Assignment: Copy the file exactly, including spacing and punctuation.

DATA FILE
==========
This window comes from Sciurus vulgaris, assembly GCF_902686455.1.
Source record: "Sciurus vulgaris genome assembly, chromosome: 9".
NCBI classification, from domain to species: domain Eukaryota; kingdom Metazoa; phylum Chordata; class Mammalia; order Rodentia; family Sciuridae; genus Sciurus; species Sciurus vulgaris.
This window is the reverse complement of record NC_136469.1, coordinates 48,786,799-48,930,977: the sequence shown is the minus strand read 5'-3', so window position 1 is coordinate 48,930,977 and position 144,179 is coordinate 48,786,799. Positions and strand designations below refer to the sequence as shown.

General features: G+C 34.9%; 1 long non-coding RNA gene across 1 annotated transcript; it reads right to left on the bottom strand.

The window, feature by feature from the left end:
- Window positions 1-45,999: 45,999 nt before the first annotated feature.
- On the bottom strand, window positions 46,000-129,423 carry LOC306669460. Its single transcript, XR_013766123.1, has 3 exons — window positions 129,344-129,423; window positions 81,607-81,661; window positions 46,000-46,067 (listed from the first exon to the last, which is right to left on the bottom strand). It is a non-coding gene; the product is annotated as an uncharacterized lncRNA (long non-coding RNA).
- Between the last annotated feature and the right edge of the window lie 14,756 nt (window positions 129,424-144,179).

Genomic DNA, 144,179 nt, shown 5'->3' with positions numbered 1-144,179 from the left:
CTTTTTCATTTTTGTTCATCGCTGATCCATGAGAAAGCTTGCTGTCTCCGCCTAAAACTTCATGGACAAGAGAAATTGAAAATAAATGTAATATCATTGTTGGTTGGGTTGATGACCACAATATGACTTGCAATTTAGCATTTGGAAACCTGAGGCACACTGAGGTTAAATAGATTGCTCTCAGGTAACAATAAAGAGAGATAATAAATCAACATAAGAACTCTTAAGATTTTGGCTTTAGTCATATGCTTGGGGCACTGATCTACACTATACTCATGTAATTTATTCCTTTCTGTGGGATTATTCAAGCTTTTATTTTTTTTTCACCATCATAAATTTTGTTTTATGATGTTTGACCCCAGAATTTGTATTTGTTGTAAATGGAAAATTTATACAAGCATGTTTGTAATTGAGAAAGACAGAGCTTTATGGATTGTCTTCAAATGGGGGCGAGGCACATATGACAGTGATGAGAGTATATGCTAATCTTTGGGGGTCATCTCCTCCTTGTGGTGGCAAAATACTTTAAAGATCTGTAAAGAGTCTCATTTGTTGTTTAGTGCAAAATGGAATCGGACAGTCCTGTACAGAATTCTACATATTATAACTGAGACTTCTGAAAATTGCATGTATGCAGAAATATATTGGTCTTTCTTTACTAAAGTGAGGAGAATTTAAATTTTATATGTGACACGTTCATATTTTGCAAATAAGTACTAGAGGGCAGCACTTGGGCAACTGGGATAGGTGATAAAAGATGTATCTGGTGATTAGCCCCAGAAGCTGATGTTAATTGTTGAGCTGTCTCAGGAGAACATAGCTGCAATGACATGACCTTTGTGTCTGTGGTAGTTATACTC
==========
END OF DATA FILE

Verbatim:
This window comes from Sciurus vulgaris, assembly GCF_902686455.1.
Source record: "Sciurus vulgaris genome assembly, chromosome: 9".
NCBI classification, from domain to species: domain Eukaryota; kingdom Metazoa; phylum Chordata; class Mammalia; order Rodentia; family Sciuridae; genus Sciurus; species Sciurus vulgaris.
This window is the reverse complement of record NC_136469.1, coordinates 48,786,799-48,930,977: the sequence shown is the minus strand read 5'-3', so window position 1 is coordinate 48,930,977 and position 144,179 is coordinate 48,786,799. Positions and strand designations below refer to the sequence as shown.

General features: G+C 34.9%; 1 long non-coding RNA gene across 1 annotated transcript; it reads right to left on the bottom strand.

The window, feature by feature from the left end:
- Window positions 1-45,999: 45,999 nt before the first annotated feature.
- On the bottom strand, window positions 46,000-129,423 carry LOC306669460. Its single transcript, XR_013766123.1, has 3 exons — window positions 129,344-129,423; window positions 81,607-81,661; window positions 46,000-46,067 (listed from the first exon to the last, which is right to left on the bottom strand). It is a non-coding gene; the product is annotated as an uncharacterized lncRNA (long non-coding RNA).
- Between the last annotated feature and the right edge of the window lie 14,756 nt (window positions 129,424-144,179).

Genomic DNA, 144,179 nt, shown 5'->3' with positions numbered 1-144,179 from the left:
CTTTTTCATTTTTGTTCATCGCTGATCCATGAGAAAGCTTGCTGTCTCCGCCTAAAACTTCATGGACAAGAGAAATTGAAAATAAATGTAATATCATTGTTGGTTGGGTTGATGACCACAATATGACTTGCAATTTAGCATTTGGAAACCTGAGGCACACTGAGGTTAAATAGATTGCTCTCAGGTAACAATAAAGAGAGATAATAAATCAACATAAGAACTCTTAAGATTTTGGCTTTAGTCATATGCTTGGGGCACTGATCTACACTATACTCATGTAATTTATTCCTTTCTGTGGGATTATTCAAGCTTTTATTTTTTTTTCACCATCATAAATTTTGTTTTATGATGTTTGACCCCAGAATTTGTATTTGTTGTAAATGGAAAATTTATACAAGCATGTTTGTAATTGAGAAAGACAGAGCTTTATGGATTGTCTTCAAATGGGGGCGAGGCACATATGACAGTGATGAGAGTATATGCTAATCTTTGGGGGTCATCTCCTCCTTGTGGTGGCAAAATACTTTAAAGATCTGTAAAGAGTCTCATTTGTTGTTTAGTGCAAAATGGAATCGGACAGTCCTGTACAGAATTCTACATATTATAACTGAGACTTCTGAAAATTGCATGTATGCAGAAATATATTGGTCTTTCTTTACTAAAGTGAGGAGAATTTAAATTTTATATGTGACACGTTCATATTTTGCAAATAAGTACTAGAGGGCAGCACTTGGGCAACTGGGATAGGTGATAAAAGATGTATCTGGTGATTAGCCCCAGAAGCTGATGTTAATTGTTGAGCTGTCTCAGGAGAACATAGCTGCAATGACATGACCTTTGTGTCTGTGGTAGTTATACTC